We had about an hour to kill before the Lachenman/Nono/Stockhausen concert in the gorgeous Konzerthaus this evening, so Barry and I took the U-Bahn to fabled Tempelhof Flughafen. It was dark when we arrived, so I thought it would be best to try only for some pretty abstract images.

construction scaffolding below the rails

the trains roll through while the station rises around them

They're building a great railway station in Berlin today, while in the U.S. they're working to dismantle what little remains of what was once a great passenger rail system

Barry and anonymous entertaining Carl Andre and Sol LeWitt in the Hamburger Bahnhof this afternoon

seen on the edge of the pavement across from our Wohnung this morning


We're staying on Rosa Luxemburg-Platz, only steps from the national headquarters of the PDS, or rather of its successor, Die Linke. I've worn my very red button every time I've gone out, and it seems it escapes the attention of almost no one here. [in the U.S. I sometimes think it's invisible]

Anyway, a few days ago an open-faced youth stopped us a hundred meters from our door to ask if we knew where the PDS office was. I was silly-proud to point him in the right direction, and it was near their building that I spotted this poster this morning.

This is a very political people and they will not be deceived this time. It's my own country that I'm very worried about.

FOLLOWUP: It happened. Everybody marched. No one was hurt. There were eggs thrown (by the anti-antis). The counter-demonstrators outnumbered the neo-nazis three to one. The police outnumbered both. There were ten arrests however, none of them of partisans from the extremist right.





pushing up green

, Hans Haacke's conceptual and somewhat controversial contribution to the Reichstag, installed in the interior court to the north, is very visible from the roof of this amazing building, at least to those with a bit of curiosity.

Outside, the dedication has remained unchanged since 1916, when it was added to the west front:

on a clear day you can see them all

above the inclined plane

We spent hours this afternoon at Berlin's Jewish Museum. I don't think the impact of architecture has ever brought me almost to tears so easily. Yes, the city and the nature of the collection has set the visitor up for it, but I had not yet gotten beyond the ramps inside Daniel Libeskind's masterpiece when I had to stop and catch my breath.

I had expected much, but I was given more.

groom and groom seated inside the Neuer Salon of the Berlin Mitte Standesamt this afternoon.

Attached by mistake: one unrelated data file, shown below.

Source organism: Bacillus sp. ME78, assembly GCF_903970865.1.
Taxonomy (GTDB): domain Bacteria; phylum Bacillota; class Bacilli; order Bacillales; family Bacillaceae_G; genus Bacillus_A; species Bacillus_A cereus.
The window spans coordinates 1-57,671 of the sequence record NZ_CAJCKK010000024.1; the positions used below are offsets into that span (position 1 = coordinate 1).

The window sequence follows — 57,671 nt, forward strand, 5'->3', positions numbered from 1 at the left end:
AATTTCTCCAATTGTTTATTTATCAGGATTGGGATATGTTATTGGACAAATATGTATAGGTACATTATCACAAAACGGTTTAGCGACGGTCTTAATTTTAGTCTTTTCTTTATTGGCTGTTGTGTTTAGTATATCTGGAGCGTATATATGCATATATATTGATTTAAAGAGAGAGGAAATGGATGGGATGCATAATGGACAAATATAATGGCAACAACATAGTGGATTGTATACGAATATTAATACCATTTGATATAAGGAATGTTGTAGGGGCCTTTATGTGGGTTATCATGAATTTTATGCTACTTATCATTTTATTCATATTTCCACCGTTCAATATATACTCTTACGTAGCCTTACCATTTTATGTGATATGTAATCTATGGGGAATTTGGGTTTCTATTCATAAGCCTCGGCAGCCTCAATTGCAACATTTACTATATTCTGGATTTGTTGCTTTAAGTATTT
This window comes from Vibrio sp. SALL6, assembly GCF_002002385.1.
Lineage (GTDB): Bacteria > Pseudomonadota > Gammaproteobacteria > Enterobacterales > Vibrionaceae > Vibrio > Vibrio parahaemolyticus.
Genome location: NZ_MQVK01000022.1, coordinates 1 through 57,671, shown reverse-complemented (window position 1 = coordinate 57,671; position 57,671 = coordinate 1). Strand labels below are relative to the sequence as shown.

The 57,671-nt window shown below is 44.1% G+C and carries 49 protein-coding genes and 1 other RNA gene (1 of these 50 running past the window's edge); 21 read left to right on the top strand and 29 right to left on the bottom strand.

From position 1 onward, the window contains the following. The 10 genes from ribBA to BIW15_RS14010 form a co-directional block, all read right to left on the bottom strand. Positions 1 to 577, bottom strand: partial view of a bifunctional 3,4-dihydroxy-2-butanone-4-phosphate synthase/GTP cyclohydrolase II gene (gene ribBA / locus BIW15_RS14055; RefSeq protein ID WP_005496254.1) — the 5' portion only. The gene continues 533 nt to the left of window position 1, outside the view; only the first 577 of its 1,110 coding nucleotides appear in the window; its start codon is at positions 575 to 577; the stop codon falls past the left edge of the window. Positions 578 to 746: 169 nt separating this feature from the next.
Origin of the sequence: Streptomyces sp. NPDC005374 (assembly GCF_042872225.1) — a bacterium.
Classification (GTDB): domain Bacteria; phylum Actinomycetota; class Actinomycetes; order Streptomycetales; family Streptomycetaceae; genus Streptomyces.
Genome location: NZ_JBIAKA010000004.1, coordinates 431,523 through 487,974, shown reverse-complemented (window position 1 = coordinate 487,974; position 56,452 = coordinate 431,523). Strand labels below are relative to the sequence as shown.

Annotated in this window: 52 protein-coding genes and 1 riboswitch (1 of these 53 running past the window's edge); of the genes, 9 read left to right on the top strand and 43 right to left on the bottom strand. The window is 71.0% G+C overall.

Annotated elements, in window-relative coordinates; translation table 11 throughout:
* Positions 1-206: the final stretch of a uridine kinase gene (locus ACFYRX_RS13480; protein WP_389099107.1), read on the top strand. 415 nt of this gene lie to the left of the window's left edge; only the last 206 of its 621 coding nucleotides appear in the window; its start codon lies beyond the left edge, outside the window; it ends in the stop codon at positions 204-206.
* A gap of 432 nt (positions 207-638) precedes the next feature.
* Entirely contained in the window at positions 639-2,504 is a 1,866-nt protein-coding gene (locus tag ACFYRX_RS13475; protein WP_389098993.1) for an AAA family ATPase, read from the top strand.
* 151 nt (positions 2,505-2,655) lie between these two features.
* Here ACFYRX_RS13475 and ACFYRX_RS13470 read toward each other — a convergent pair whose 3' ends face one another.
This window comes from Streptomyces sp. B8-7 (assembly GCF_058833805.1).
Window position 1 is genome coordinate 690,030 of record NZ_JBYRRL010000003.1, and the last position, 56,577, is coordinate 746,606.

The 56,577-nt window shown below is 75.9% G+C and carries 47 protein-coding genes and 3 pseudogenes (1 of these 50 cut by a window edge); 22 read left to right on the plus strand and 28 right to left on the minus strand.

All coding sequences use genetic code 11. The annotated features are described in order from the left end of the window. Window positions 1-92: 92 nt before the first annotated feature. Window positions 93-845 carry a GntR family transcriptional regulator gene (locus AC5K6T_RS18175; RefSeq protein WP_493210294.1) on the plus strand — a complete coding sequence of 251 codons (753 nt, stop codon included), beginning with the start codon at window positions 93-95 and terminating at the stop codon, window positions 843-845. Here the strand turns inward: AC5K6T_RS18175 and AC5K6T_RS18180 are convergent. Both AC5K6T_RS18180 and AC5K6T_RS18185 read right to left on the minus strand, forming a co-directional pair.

Dan and Adrian confront the Beamte

Laurence was invited by the presiding official to go with his camera anywhere he wished. He did.

It was the funniest wedding I've ever been to.

Dan said it certainly must be the most documented. Everyone had a camera and half of those were in video mode. One hour later, at the lunch following the ceremony, Laurence presented each of the grooms with a CD including hundreds of his raw stills alone. I think the presentation itself was documented.

We enjoyed the day in the company of wonderful people in a wondrous mood in a wonder of a city. Tonight we wish them all good fortune.

walls of our borrowed apartment, in a 1929 Hans Poelzig building, disappear near the ceiling

inside Der ehemaliges Palast der Republik, a small carnival on the Platz outside

the streets below are even more cool


This noble old building lies directly west across the Spree from Museum Island, in the midst of the most heavily touristed part of Berlin. It still shows the scars of the battle for the city after sixty years.

Just steps away from it to the south, another veteran of the war has been totally repaired and restored. The many holes left by large and small-arms fire exchanged in April and May of 1945 have been filled by stone cosmeticians, who have painstakingly simulated the subtle textures of the original rusticated stone on the surfaces of their plugs. See the image below, taken hours later than that above, as we left the Pergamon Museum in l'heur bleu.


seen from the Strassenbahn haltestelle across from our apartment

celebrating [whatever] near the Fernsehturm tonight

the new East Berlin

youth dallying at the schnell Imbiss, age rushing on

just testing

My old camera, a tiny digital, the DimageX, recently had to be sent in for repairs again. I really was planning to get a grown-up camera anyway, but the combination of immediate need and an impending trip to Berlin finally triggered my springing for the NIKON D70s which took the picture above.

It doesn't fit into my pocket [on some days it will just have to stay home], but there will be compensations. See this earlier image taken with the miniature.

It's a shame, but I haven't had the time to even look at the manual or the DVD guide I bought. I've also not yet even tried to figure out how to use another new purchase, our Photoshop software.

Basically I want pictures, not gadgets. I don't want to be too distracted by the machinery, but I know I'm going to have to do some homework to get what I want out of this magic box.

For a while longer it's going to be just point and shoot, but I am going to pack that camera manual.

This page is an archive of entries in the General category from October 2005.